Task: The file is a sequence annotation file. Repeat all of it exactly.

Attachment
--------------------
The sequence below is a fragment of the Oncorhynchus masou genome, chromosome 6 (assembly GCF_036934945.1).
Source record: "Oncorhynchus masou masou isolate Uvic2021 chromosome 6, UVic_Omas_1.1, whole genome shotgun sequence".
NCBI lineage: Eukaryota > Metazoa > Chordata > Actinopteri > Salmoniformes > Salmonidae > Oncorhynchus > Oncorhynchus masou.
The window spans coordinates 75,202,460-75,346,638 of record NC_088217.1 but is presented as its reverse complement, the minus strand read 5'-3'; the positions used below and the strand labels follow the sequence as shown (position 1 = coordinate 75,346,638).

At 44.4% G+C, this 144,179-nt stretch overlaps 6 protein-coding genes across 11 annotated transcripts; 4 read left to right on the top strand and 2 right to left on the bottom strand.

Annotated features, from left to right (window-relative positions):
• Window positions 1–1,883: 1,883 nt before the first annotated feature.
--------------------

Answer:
The sequence below is a fragment of the Oncorhynchus masou genome, chromosome 6 (assembly GCF_036934945.1).
Source record: "Oncorhynchus masou masou isolate Uvic2021 chromosome 6, UVic_Omas_1.1, whole genome shotgun sequence".
NCBI lineage: Eukaryota > Metazoa > Chordata > Actinopteri > Salmoniformes > Salmonidae > Oncorhynchus > Oncorhynchus masou.
The window spans coordinates 75,202,460-75,346,638 of record NC_088217.1 but is presented as its reverse complement, the minus strand read 5'-3'; the positions used below and the strand labels follow the sequence as shown (position 1 = coordinate 75,346,638).

At 44.4% G+C, this 144,179-nt stretch overlaps 6 protein-coding genes across 11 annotated transcripts; 4 read left to right on the top strand and 2 right to left on the bottom strand.

Annotated features, from left to right (window-relative positions):
• Window positions 1–1,883: 1,883 nt before the first annotated feature.